Soon after their marriage Mr. and Mrs. Thamer started out on their wedding journey, which consisted of a trip by wagon to Grundy County, where they located upon the farm which the former had purchased, and there began their domestic life. Our subject continued to cultivate that property for five years, and at the expiration of that time removed to section 19, the same township, where he became the proprietor of eighty acres more, for which he paid $26 per acre. He placed his land under a high state of cultivation, added all the accessories and improvements of a model farm, and made his home on that estate from 1873 until 1892. In that time he has added to the old homestead until he now owns one hundred and sixty acres of land on section 18, a like amount on section 19, and eighty acres on section 21. He has been very successful as a farmer, and his understanding of agriculture in its various departments is broad and deep. Besides raising the cereals, he has devoted much time and attention to breeding fine grades of stock, and at one time had on his place over three hundred head of fine animals. He has been a man of untiring energy, and his success in life is proved by the fact that, although he started without money or land, he has accumulated over four hundred acres. This land he now rents, and is living retired from active cares.

Mr. and Mrs. Thamer have been blessed with a family of five children, namely: J. Charles, Lester E., Myrtle E., Ona E. and Alta Vivian. The eldest son went to Chicago in May, 1892, and is now the efficient manager of the lithographing establishment of P. M. Wilson, in that city. He is likewise proprietor of the White Star Laundry, which is located on West Van Buren Street. It is one of the best paying enterprises of that kind in the city, and turns out first-class work in every particular. J. Charles was married on the 6th of June, 1893, to Miss Louella Chapman, who is a highly educated and cultured young lady, and the daughter of Sidney Smith and Rebecca Jane (Clarke) Chapman. Her father, who was a very prominent contractor and builder in Chicago, departed this life October 2, 1893, mourned by a large circle of friends and acquaintances. He was an official member of the West Side Christian Church of that city, and by his correct mode of living gained the respect of all who knew him. Lester, the second son of our subject, is a very capable young man, and is at present holding the position of bookkeeper with the Chicago Hominy & Milling company at Chicago. The children have all been given the best advantages for obtaining good educations, and Miss Myrtle attended school at Woodbine, Iowa, for a number of years. The other daughters are students in the high school at Eldora, and are preparing themselves for useful and honorable positions in life.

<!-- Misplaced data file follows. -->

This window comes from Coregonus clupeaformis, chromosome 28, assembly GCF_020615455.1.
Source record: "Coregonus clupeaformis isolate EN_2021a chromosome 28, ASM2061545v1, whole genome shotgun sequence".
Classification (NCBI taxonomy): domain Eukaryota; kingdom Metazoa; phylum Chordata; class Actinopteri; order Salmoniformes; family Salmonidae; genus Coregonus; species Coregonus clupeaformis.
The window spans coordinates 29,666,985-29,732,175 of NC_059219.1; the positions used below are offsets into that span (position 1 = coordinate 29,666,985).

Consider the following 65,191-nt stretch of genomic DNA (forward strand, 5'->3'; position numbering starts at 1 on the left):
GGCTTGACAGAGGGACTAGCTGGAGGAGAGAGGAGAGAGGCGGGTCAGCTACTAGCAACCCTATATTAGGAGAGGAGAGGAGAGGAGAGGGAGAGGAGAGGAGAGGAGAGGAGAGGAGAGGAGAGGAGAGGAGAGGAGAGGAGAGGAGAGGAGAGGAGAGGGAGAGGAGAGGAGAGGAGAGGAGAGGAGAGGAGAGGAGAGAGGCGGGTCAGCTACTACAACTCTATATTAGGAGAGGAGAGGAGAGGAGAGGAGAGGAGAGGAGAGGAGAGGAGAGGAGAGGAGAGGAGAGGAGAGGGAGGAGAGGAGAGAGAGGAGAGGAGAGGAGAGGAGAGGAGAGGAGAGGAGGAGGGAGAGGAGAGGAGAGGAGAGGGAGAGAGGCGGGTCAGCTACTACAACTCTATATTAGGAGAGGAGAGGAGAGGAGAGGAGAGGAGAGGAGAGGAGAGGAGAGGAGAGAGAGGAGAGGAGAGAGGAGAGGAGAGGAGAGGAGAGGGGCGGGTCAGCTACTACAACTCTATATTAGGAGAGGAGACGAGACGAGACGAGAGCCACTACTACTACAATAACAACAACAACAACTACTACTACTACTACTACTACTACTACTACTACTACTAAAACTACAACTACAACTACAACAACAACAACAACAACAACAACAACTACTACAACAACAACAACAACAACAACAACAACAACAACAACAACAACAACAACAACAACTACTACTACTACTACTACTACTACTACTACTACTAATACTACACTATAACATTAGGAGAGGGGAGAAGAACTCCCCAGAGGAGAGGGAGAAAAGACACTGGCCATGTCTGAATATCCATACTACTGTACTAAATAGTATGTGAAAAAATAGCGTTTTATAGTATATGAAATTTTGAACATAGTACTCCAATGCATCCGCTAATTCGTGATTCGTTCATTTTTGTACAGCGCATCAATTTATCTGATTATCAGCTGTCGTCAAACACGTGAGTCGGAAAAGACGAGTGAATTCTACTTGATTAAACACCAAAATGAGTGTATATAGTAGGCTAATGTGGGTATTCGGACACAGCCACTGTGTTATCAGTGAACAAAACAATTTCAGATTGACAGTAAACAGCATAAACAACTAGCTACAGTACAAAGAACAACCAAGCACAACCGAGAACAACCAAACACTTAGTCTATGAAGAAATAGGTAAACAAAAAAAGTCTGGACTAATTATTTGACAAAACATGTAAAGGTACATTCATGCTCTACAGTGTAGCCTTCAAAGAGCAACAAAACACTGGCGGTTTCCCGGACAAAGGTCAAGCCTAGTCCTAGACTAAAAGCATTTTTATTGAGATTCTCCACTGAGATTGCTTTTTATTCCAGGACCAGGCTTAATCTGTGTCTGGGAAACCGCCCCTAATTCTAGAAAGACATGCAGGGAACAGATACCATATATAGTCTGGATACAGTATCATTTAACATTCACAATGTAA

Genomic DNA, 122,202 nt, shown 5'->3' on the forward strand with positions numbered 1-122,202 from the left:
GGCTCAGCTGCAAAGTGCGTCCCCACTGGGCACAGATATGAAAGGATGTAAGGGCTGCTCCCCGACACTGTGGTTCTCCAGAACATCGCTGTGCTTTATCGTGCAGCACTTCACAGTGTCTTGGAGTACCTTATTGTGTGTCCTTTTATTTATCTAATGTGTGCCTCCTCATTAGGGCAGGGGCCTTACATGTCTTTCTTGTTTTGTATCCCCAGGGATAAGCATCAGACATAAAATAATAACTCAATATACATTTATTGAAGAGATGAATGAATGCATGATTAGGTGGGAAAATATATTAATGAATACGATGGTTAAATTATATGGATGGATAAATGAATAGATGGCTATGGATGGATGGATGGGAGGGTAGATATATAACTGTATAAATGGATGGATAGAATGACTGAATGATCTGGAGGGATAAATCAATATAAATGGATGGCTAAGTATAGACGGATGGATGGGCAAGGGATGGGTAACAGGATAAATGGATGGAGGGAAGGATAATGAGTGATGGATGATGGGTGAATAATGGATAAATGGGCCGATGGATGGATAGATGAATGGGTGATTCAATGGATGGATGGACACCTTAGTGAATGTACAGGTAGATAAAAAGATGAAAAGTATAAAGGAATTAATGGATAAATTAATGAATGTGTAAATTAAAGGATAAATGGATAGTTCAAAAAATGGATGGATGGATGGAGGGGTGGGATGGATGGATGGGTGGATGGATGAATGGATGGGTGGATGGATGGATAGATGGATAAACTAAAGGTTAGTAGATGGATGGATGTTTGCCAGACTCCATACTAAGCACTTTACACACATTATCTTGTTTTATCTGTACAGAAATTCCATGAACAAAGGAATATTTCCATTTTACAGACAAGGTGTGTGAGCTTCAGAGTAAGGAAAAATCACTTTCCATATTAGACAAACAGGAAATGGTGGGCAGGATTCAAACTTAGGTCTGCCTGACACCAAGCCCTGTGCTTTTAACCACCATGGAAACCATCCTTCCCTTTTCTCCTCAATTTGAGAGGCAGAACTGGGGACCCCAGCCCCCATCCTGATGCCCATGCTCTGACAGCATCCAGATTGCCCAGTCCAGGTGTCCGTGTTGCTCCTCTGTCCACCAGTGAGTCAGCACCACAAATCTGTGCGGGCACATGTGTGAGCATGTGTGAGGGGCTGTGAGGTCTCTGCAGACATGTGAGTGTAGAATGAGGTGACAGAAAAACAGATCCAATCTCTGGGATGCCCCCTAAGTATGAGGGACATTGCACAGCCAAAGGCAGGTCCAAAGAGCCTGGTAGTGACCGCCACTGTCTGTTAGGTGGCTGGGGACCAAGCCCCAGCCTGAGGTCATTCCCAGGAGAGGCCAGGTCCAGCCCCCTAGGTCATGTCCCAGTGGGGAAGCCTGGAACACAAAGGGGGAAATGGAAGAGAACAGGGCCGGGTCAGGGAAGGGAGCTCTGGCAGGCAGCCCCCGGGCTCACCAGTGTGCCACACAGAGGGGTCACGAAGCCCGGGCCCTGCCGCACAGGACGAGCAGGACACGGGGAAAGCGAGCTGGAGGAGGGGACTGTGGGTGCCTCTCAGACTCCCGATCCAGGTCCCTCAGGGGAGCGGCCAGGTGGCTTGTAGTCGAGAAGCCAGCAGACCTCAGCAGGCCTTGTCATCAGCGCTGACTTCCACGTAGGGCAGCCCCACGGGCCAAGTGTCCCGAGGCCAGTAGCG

Politically a stalwart Republican, our subject takes a leading part in local matters, and is thoroughly posted in the issues of the hour. He is a strong advocate of public schools, and as Director has done much to promote the standard of scholarship in his neighborhood. He has also rendered efficient service as Road Supervisor of his township for a number of years, and in 1890 made the race for Supervisor of the county. As a matter of course he is a prominent Grand Army man, and as such is connected with Buckner Post No. 154, at Eldora. In 1889 he attended the encampment at Milwaukee, and in 1892, during the Grand National Encampment held at Washington, D. C., Mr. Thamer visited the Capitol City and there met many of his old comrades, whom he had never expected to see again. With his wife he is a devoted member of the Methodist Episcopal Church, and gives liberally of his means toward the support of the congregation at Eldora.

Source:
Portrait and Biographical Record
of Jasper, Marshall and Grundy Counties, Iowa
1894